Juvenile dermatomyositis (DM) is a chronic multisystem disease of presumed autoimmune origin that primarily affects skin and muscle. In western populations, the incidence of juvenile DM is ∼2–3 per 1 million children per year (1–3). Although the outcomes of juvenile DM have improved over the last few decades, the disease is still associated with significant morbidity in a proportion of patients (4, 5). For many patients, juvenile DM follows a chronic course. According to a recent retrospective multicenter Canadian study of children with juvenile DM, 35% of the children (23 of 65) were still receiving medication for persistent disease activity after a median followup of 7 years (5).
No prospective randomized study has shown the efficacy of any immunosuppressive agent for the treatment of juvenile DM. The mainstay of therapy for juvenile DM has been long-term corticosteroid treatment, which, although efficacious, is associated with significant side effects. The standard approach to treatment of juvenile DM has been use of high doses of oral corticosteroids, with slow tapering over at least 2 years (6). The major limitations of this treatment are side effects and, in some patients, incomplete response.
The major side effects of corticosteroids include growth delay, osteoporosis, avascular necrosis, cataracts, and hypertension. In 2 studies (7, 8), side effects of corticosteroids were observed in 32–41% of adult patients with DM or polymyositis. Although the relationship between cumulative doses of corticosteroids and these side effects remains unclear, in general the side effects of corticosteroids are thought to be related to the dose and duration of therapy. It is increasingly recognized that even prolonged low-dose therapy may cause some of these side effects (9).
Methotrexate (MTX) is an immunosuppressive agent that has been used successfully in a wide variety of pediatric rheumatic diseases (10, 11). Experience gained from the use of MTX in childhood arthritis has shown that low-dose therapy is safe, with little reported long-term toxicity. In small, uncontrolled, retrospective studies (12–16), MTX was suggested to be beneficial as adjunctive therapy in patients with juvenile DM refractory to corticosteroids or in patients dependent on corticosteroids (12–16). Recently, Fisler et al conducted a review of the medical records of 35 children with juvenile DM, 23 of whom were started on a regimen of MTX after failing to respond within 6 weeks to corticosteroids. This cohort was considered to have had a good response to treatment and a decreased incidence of calcinosis (17). At followup, 5 patients (14%) had mild calcinosis; this rate is lower than the rate of ∼33% observed in other studies (18).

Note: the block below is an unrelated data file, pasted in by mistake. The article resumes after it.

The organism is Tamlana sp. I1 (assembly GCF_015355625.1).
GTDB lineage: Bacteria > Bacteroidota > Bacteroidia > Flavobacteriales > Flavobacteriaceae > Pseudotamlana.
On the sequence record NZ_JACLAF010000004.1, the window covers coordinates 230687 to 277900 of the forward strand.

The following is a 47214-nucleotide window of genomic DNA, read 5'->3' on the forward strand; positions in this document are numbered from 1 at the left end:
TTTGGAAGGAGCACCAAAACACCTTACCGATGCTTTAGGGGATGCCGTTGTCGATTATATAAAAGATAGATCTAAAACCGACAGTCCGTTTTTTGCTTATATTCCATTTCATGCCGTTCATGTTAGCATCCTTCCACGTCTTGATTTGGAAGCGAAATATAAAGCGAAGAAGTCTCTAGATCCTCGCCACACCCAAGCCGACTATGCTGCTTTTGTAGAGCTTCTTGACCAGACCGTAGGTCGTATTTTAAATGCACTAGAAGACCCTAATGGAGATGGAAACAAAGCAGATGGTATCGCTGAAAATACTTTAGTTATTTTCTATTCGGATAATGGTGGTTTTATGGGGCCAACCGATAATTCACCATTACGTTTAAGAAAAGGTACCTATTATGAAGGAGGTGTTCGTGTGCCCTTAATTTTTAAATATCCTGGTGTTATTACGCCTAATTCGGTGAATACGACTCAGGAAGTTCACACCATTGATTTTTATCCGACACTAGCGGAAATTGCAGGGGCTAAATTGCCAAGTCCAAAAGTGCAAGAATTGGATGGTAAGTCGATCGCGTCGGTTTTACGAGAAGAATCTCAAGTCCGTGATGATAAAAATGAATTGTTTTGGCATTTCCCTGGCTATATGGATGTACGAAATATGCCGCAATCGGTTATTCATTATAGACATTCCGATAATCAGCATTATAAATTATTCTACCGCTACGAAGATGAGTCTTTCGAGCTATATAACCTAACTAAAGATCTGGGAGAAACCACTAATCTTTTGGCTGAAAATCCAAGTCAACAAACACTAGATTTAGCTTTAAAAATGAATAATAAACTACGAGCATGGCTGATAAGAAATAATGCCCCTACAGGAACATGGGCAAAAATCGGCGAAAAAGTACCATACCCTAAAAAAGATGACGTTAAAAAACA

As a result of these studies, there has been interest in starting MTX earlier in patients with disease refractory to corticosteroid treatment, similar to the early use of MTX or azathioprine in adult DM. However, corticosteroids remain the initial treatment for the majority of patients with juvenile DM. For example, Wulffraat et al surveyed 50 pediatric rheumatology centers in 30 countries representing the Paediatric Rheumatology International Trials Organization. They found that in all centers corticosteroids were used initially, and that only 17 centers considered using MTX adjunctively as a first-line agent (19). There are no controlled studies of MTX as a first-line agent, with or without concomitant steroid therapy, in the treatment of patients with juvenile DM.
Our research question was as follows: does treatment of juvenile DM with MTX and an aggressively tapered course of corticosteroids result in a decreased cumulative dose of corticosteroids, while not compromising treatment efficacy, when compared with the standard regimen in which corticosteroids are tapered more slowly? We hypothesized that our approach of using MTX along with an aggressively tapered course of corticosteroids is as effective as the traditional regimen, results in a lower cumulative dose of corticosteroids and fewer corticosteroid-related adverse effects, and is safe in terms of MTX side effects.
We present the results of our cohort study, in which patients treated with MTX in combination with a course of aggressively tapered corticosteroids were compared with historical controls from our institution who were treated according to the traditional approach of a lengthy course of corticosteroids.
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- PATIENTS AND METHODS
Low-dose MTX along with a course of rapidly tapered prednisone, when used as initial therapy for juvenile DM, resulted in good control of disease activity as well as a reduction in the cumulative dose of corticosteroids. This therapeutic approach was associated with fewer corticosteroid side effects, and significant side effects of MTX were not observed.